The form was born of the content. My aim in bringing together such different fragments – the newspaper articles, the imagined witness testimonies, and even plays and television scripts – was to make a unified, knowable truth, or conclusion to the story, impossible. I hoped that including a diversity of voices would refute the possibility of finite meaning or one true history. I included, for example, a fictionalised letter, written to a state governor, in which an anonymous resident bemoans the unjustifiable killings of the Syrian American couple and lays the blame on the town’s police department. This letter is then directly followed by several newspaper clippings about various lynchings of Black men in Florida at that time. My goal in positioning these clippings after the complaint letter was to complicate the meaning a reader might have derived from the letter. While a reader might consider the letter-writer honourable and sympathetic for attempting to stand up for the murdered couple, the images that follow question if the letter-writer has ever done the same for any of the Black men lynched in their state. If the assumption is that they have not and would not, then why was this particular couple more valuable to the writer, and their deaths more offensive than the deaths of so many others killed in the same manner?

Do you believe trauma is inter-generational? If so, in what ways?

Yes, definitely. There’s been a lot of interesting research done in that area, and there are many people better equipped to discuss it. But in my understanding and experience, trauma can be transmitted to later generations both biologically and behaviourally. Behaviourally speaking, if a parent has experienced violence, racism, food insecurity, or anything powerfully negative, really, that is going to inform how they approach the world and their projection of fear, anxiety, anger, etc onto their immediate environment. These cues can greatly shape how children then approach the world, how trusting or suspicious they are, how safe or unsafe they feel.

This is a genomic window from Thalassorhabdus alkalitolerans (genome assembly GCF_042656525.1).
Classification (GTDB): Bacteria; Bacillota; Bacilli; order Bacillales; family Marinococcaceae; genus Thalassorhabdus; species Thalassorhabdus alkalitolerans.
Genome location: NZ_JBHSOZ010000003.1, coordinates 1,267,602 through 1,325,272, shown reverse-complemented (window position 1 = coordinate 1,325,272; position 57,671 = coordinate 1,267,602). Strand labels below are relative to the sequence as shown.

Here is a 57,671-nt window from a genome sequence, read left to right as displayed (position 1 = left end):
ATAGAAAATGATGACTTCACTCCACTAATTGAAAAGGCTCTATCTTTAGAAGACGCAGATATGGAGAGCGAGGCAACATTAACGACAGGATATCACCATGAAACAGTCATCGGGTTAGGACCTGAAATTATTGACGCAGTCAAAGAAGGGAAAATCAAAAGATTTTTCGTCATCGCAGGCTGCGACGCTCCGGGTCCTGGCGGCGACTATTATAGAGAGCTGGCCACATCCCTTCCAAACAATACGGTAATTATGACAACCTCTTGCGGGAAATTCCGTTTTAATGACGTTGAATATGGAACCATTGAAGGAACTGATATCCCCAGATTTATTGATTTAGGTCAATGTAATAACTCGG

You also write about orphans, supressed sexuality, and not belonging. Do you believe that fiction can help encourage empathy and change mindsets?

Human beings are naturally drawn to a good story and that’s regardless of the medium, whether that’s writing or film or something else. I think fiction can help readers see ways of living and thinking that differ from how they live and think, and, at the very least, this can make them more open to or understanding of difference. For me, a good story puts the reader in someone else’s shoes and taps into a reader’s own experiences and emotions in order to connect them with those of a protagonist. I would agree that this might encourage empathy. But I don’t write with the intention to change mindsets or anything like that. I’m not a fan of heavily didactic writing. But I am invested in helping a reader connect to a protagonist in a deep and meaningful way, and if that connection leads to self-reflection or a broader world view, then great.